Emmer-led effort seeks to bolster FDA’s proposed rule on opioid disposal

U.S. Rep. Tom Emmer (R-MN) led a bipartisan contingent of 10 of his colleagues in urging the Food and Drug Administration (FDA) to strengthen its recently proposed opioid disposal rule.

“Safe opioid disposal saves lives by cutting off a key source of dangerous drugs before they can end up in the wrong hands,” Rep. Emmer said in a June 28 statement. “We must ensure that the FDA is recommending the safest and most effective methods of disposal to households across America.”

In a June 27 letter sent to FDA Commissioner Robert Califf, the lawmakers expressed “alarm” about the nation’s opioid epidemic, which they said continues to ravage the country.

“We want to ensure we are continuing to do everything possible to combat this scourge,” wrote Rep. Emmer and his colleagues. “One of the most effective ways to prevent drug misuse is to encourage the removal and disposal of unused, unwanted, or expired medication that may otherwise remain in our medicine cabinets.”

Specifically, the FDA in April requested public comments on a proposal requiring all opioid prescriptions to be dispensed with a mail-back envelope to facilitate the safe return of leftover medications and that all opioid prescriptions be discarded using a mail-back envelope.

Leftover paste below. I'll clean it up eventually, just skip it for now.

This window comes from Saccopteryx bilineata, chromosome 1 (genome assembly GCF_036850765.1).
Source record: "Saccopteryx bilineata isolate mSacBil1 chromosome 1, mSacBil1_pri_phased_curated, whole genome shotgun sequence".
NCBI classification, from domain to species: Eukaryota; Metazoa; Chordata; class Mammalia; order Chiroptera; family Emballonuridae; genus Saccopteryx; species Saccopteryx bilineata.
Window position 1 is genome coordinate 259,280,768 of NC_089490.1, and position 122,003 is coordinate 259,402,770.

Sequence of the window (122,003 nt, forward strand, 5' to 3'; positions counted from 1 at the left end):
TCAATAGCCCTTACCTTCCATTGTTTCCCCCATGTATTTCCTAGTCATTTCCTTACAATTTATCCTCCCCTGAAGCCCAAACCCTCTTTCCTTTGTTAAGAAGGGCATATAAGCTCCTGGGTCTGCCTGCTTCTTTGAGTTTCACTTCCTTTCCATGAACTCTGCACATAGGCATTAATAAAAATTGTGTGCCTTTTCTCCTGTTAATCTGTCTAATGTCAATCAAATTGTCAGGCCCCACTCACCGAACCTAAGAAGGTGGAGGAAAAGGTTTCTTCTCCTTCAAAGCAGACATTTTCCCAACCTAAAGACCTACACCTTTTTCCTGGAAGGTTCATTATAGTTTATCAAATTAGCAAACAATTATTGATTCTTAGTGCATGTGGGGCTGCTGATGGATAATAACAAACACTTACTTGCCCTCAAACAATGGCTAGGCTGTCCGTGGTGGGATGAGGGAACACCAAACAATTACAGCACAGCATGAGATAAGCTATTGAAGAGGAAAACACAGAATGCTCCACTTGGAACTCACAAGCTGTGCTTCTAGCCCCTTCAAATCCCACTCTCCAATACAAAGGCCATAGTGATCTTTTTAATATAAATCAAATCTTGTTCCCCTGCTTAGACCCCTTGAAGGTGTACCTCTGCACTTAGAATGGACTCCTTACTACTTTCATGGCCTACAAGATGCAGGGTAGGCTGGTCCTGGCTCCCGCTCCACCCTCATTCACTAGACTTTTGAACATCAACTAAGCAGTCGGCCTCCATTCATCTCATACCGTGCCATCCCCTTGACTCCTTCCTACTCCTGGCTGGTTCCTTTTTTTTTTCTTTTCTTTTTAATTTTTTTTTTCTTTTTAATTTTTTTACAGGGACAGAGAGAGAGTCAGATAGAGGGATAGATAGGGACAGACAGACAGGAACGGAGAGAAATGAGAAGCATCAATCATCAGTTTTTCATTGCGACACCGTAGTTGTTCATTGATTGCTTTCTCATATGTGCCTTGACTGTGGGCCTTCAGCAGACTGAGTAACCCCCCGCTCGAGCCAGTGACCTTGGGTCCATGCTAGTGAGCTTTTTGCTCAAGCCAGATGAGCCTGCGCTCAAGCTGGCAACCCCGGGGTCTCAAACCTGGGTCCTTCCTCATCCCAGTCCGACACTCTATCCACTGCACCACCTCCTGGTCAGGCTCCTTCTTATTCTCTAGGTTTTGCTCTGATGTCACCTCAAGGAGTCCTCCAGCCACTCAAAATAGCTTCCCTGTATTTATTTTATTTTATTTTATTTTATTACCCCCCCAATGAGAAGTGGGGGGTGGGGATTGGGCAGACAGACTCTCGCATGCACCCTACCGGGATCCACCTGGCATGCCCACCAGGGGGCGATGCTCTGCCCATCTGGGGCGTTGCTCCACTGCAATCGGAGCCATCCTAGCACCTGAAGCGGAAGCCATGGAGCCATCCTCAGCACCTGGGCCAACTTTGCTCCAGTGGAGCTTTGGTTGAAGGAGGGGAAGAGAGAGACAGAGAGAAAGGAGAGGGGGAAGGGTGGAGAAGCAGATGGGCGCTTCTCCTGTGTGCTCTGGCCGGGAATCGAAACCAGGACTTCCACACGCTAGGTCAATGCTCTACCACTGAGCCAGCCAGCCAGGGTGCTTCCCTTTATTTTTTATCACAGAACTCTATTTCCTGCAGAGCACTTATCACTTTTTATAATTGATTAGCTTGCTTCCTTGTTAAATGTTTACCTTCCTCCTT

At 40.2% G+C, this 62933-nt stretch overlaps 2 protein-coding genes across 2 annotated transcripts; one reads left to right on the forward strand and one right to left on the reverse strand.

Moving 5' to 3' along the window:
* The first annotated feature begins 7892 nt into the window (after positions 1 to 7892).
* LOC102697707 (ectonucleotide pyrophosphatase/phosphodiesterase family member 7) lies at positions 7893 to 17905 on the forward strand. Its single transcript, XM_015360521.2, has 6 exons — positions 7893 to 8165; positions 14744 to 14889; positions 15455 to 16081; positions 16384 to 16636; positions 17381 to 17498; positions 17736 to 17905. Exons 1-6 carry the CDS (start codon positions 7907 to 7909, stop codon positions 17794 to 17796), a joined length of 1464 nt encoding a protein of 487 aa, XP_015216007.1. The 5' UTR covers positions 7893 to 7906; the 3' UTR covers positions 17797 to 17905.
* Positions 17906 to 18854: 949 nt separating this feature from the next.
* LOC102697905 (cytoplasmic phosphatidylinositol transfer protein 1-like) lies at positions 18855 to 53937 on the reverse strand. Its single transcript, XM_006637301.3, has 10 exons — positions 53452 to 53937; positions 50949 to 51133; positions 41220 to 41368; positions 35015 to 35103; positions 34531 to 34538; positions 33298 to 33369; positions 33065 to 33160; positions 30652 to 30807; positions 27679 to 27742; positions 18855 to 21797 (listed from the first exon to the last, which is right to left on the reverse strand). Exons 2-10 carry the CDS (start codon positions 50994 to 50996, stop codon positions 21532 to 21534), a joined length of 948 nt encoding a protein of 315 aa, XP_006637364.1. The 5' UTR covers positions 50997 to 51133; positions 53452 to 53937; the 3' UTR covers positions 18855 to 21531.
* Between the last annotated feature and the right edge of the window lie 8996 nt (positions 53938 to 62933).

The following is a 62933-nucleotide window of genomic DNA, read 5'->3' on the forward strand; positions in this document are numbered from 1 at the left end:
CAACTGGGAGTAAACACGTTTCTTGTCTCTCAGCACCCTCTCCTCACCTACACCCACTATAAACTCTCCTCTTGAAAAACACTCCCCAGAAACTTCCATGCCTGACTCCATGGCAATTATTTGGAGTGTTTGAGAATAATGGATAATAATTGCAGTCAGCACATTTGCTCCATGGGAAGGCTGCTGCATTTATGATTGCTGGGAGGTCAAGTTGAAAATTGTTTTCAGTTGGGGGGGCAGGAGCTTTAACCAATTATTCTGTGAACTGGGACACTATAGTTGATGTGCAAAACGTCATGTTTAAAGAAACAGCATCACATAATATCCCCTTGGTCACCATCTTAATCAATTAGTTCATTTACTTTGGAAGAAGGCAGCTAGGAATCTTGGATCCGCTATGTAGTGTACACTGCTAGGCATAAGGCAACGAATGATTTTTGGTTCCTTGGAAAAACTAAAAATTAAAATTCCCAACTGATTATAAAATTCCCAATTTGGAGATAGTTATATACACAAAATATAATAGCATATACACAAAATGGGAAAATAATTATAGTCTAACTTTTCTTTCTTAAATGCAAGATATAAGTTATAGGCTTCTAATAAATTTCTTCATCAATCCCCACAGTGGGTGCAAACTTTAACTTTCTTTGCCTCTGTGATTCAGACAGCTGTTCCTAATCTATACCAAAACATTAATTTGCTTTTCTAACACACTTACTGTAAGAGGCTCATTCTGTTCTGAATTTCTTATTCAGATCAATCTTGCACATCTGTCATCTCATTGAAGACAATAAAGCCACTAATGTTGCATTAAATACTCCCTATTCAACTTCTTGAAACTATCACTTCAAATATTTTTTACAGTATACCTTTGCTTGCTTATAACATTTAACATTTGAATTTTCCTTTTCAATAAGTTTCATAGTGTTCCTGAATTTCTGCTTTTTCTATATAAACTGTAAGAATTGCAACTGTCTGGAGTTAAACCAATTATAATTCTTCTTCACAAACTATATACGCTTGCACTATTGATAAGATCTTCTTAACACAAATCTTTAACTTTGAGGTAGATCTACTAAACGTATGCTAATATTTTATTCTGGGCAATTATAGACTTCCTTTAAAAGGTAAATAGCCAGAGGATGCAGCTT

In their letter, the members wrote that they think the proposed rule may overlook accessibility for rural and tribal communities, where there are acute opioid concerns, and fails to address rising mail theft.

Rep. Emmer and the lawmakers requested that Califf answer several questions to clarify several items of concern, such as what federal agencies the FDA consulted with to develop the proposed rule, and whether the FDA studied the cost of implementing its mail-back proposal, and if so, what the expected costs are and what parties would bear them, among others.

“We believe that this proposal must be strengthened to meet the goals” of existing federal law, wrote the members, who included U.S. Reps. Don Bacon (R-NE), Brian Fitzpatrick (R-PA), Rodney Davis (R-IL), Mariannette Miller-Meeks (R-IA), and Ann Kuster (D-NH).